Drax makes good progress following ScottishPower deal

Power producer Drax said it is making good progress towards becoming a zero carbon, lower cost energy generator following the acquisition of renewable hydro and gas generation assets from ScottishPower, which was completed in December.

Drax Generation's CEO Andy Koss

The Selby-based power generator said integration is progressing well and it is pleased with the performance of these assets, which it expects to deliver high quality earnings and financial returns significantly ahead of the group's cost of capital.

Drax Generation's CEO Andy Koss said: "There's a lot of work to bring all the assets together and what we want to do is to run everything as a portfolio so Drax Power Station and all of the assets across the UK will be run to optimise value across the portfolio rather than individually.

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"We have a central trading team so all of the assets are managed by them and they are giving instructions as to how to run them.

"There's quite a lot of work going on there, but we are really pleased with the people and the assets. There's a really great safety culture, they are very commercial and very much aligned with the Drax culture."

Drax, which has the capacity to provide electricity for around 13 million homes, said adjusted earnings for the first half of 2019 rose 35 per cent to £138m, including £36m from the new ScottishPower assets. Drax bought these power generation assets from Iberdrola’s ScottishPower in a £702m deal.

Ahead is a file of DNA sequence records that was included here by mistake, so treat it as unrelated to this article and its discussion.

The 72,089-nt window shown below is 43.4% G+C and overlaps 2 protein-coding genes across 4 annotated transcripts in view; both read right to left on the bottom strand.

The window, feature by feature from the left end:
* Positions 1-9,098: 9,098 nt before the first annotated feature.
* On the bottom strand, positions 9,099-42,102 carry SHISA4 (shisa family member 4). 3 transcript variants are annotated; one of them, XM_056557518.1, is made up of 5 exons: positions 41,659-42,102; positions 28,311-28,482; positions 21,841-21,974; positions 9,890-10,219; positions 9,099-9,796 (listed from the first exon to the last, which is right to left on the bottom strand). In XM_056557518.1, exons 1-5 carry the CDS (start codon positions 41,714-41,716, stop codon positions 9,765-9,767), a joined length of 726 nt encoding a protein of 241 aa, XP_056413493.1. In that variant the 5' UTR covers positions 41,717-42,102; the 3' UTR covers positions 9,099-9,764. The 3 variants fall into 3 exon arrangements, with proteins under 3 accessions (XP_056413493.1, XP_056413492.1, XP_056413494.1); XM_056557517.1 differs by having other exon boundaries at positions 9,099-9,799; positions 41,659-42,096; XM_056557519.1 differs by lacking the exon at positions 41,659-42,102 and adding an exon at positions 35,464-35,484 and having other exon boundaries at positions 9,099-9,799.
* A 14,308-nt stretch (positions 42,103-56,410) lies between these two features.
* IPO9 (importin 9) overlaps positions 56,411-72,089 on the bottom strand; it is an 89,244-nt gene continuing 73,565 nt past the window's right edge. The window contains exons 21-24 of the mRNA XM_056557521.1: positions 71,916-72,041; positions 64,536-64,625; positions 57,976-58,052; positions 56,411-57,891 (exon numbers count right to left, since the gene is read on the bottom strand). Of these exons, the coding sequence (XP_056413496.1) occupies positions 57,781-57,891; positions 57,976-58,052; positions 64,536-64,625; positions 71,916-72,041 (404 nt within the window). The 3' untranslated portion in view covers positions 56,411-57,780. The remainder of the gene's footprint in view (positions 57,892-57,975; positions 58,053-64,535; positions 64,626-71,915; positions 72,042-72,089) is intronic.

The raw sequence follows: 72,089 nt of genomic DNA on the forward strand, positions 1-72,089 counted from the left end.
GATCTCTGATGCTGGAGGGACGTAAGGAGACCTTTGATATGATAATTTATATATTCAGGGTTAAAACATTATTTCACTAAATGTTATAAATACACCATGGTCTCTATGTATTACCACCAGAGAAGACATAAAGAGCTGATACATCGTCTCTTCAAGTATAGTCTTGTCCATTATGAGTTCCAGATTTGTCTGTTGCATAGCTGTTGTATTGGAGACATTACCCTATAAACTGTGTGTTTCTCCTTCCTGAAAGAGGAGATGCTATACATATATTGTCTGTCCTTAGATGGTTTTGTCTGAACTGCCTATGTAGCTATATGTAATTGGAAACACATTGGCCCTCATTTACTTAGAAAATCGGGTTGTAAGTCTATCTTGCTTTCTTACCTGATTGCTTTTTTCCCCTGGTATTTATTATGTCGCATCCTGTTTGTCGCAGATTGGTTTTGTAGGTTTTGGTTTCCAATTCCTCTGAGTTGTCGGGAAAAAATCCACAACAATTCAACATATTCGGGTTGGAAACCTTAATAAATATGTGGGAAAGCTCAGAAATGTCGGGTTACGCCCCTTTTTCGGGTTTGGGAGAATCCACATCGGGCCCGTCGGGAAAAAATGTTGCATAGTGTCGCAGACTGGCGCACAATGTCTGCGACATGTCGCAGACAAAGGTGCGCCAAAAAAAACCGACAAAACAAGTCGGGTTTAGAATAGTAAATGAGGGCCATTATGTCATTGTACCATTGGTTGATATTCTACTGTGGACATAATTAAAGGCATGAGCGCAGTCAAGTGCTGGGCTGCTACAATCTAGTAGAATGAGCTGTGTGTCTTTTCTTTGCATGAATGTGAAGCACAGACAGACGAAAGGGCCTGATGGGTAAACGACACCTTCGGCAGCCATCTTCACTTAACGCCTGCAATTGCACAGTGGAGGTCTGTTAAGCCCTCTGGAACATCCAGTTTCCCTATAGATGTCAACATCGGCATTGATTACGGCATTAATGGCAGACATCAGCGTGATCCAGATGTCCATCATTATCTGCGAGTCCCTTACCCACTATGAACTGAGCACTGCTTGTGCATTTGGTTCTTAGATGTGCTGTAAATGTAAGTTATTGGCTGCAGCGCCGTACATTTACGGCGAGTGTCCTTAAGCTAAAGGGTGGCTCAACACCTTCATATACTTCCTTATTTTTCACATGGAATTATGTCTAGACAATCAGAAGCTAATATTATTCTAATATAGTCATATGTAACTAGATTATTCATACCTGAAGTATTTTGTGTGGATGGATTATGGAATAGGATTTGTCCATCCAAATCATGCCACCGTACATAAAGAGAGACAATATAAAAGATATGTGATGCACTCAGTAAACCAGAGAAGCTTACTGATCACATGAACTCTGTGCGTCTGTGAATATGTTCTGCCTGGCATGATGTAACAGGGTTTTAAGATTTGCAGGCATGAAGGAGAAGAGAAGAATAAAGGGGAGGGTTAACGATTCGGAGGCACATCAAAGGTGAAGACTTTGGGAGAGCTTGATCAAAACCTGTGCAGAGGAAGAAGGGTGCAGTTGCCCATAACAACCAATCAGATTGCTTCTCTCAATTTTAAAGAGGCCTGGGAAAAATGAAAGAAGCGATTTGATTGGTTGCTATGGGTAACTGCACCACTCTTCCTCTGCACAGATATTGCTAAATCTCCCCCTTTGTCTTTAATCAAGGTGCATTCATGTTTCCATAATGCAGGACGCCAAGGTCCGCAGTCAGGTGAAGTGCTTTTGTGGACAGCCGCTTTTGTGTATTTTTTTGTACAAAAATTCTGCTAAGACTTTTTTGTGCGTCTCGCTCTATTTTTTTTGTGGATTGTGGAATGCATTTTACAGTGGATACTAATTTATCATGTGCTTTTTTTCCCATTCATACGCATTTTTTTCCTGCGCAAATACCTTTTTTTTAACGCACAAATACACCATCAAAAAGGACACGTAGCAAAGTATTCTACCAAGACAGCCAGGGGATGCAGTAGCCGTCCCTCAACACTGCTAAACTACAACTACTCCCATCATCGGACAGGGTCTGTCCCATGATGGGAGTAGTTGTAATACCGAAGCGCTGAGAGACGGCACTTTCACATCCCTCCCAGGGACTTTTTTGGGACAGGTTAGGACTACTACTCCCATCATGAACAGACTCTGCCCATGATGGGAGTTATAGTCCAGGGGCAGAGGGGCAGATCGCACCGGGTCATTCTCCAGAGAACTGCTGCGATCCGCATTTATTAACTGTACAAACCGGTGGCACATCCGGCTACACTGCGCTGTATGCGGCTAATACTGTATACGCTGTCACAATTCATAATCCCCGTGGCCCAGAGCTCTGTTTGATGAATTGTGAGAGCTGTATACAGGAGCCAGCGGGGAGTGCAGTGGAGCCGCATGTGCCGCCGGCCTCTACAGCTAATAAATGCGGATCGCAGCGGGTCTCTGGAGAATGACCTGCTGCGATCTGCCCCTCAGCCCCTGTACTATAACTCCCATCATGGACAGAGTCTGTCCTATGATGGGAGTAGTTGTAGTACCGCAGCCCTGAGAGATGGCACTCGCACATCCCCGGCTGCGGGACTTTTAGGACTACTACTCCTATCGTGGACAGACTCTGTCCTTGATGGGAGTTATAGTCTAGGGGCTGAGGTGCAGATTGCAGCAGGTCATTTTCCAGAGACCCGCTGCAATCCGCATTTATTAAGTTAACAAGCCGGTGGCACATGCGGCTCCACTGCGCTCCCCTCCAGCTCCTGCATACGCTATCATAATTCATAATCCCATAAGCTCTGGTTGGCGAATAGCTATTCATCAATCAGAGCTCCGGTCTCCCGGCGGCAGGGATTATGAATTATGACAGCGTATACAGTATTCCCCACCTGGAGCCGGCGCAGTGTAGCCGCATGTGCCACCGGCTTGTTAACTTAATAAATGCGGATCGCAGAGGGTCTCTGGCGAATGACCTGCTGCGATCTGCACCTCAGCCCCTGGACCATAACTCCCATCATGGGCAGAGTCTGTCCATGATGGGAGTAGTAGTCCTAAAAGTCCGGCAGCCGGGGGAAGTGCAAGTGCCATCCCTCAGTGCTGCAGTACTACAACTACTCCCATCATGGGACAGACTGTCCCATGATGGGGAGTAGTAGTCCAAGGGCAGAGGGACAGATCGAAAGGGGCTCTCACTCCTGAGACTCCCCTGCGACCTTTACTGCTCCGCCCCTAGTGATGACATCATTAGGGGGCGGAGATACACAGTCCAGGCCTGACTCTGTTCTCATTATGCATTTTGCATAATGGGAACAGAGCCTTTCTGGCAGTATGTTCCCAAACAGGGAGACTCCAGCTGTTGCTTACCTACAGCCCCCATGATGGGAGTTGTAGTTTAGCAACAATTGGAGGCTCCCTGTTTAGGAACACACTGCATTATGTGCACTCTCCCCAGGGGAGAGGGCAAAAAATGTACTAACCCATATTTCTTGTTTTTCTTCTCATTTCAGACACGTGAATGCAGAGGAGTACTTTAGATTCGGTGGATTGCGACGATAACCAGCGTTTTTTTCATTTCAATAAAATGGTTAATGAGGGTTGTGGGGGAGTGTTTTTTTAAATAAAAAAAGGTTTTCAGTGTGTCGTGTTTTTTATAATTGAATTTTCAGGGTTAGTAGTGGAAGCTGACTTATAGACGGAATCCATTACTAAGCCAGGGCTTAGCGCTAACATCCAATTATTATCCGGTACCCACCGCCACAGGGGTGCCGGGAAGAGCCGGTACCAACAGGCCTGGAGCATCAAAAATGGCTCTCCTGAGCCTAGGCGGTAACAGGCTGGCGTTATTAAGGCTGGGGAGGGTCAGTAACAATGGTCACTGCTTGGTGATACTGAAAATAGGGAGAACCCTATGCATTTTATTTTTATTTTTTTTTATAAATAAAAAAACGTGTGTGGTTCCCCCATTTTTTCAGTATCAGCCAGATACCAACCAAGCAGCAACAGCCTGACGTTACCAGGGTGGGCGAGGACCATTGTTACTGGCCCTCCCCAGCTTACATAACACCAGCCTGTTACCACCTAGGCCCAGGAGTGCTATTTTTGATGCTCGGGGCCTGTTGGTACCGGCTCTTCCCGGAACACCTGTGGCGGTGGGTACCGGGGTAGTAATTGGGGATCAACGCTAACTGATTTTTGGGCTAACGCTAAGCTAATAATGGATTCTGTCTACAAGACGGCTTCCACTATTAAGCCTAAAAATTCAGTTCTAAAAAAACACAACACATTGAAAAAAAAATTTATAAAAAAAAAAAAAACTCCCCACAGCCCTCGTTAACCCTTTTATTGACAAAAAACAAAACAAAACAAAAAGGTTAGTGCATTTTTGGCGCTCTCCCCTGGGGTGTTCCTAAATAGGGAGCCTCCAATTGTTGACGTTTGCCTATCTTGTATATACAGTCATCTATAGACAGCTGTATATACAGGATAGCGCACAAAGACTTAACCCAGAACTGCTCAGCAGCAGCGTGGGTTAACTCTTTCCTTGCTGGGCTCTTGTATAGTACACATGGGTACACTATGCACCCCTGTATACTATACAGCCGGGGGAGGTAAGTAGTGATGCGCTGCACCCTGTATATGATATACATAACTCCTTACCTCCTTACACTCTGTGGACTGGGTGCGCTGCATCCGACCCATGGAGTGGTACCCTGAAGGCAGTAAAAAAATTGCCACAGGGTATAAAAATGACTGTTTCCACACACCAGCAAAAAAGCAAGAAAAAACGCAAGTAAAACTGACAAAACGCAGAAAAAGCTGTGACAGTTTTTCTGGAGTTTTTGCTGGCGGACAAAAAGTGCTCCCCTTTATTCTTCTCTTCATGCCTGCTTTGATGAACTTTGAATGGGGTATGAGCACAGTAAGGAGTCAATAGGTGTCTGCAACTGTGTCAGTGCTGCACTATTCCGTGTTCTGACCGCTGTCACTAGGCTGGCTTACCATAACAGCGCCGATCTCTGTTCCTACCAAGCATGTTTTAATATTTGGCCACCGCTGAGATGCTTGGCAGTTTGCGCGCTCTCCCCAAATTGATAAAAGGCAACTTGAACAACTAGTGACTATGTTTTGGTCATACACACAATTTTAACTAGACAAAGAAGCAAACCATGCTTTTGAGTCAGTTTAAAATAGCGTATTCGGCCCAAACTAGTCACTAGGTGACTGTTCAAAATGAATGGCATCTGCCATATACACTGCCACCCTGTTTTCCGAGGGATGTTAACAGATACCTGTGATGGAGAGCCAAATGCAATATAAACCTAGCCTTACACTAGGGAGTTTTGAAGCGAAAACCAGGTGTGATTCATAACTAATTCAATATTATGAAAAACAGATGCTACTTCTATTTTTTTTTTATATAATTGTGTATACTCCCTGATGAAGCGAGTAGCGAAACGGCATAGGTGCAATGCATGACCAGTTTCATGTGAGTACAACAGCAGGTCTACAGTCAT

Drax plans to build new gas-fired power plants and earlier this year it won approval to build a nearly 300 megawatt "peaking plant" which means it only fires up for operation during times of peak demand.

The firm said the plant could be generating electricity by 2022, but this would be subject to it securing a capacity market subsidy.

Drax has achieved a 52 per cent reduction in reported carbon emissions and its ultimate goal is to exit coal completely.

Mr Koss said: "The main contributor was the fourth conversion of coal to biomass which happened in the middle of last year. We've now got a fourth unit running on biomass rather than a coal unit. That's been a big help.

"We are seeing decreasing coal usage on the system. For the first half of this year 94 per cent of our output was from sustainable biomass and only 6 per cent was from coal so it very much is a declining market. Coal is used very sparingly now on cold winter days.

"Our aim is to get off coal as quickly as possible. We've said if the coal to gas conversions on units 5 and 6 go ahead in 2023, that will be the end of coal as far as we're concerned."

Drax said the US Gulf experienced high levels of rainfall in early 2019, leading to lower levels of wood pellet production.

This led to lower levels of UK biomass generation in the first six months of 2019 on units earning Renewable Obligation Certificates (ROCs).

It expects to partially offset this by producing higher levels of generation across the three ROC units in the second half of 2019.

It said the flexibility provided by the ROC scheme allows it to maximise biomass generation, within an annual cap, in the periods where it sees best value. This allows it to produce a greater amount of renewable power at times of high demand, which are typically periods of higher carbon intensity.

The group expects to announce a £63m dividend for the 2019 financial year, a 12.5 per cent increase on 2018.

Drax said its aim to deliver a zero carbon, lower cost energy future is strongly aligned with the UK's objective of net zero carbon emissions by 2050.

The firm said its expectations for 2019 remain unchanged and it is making good progress to deliver its strategy.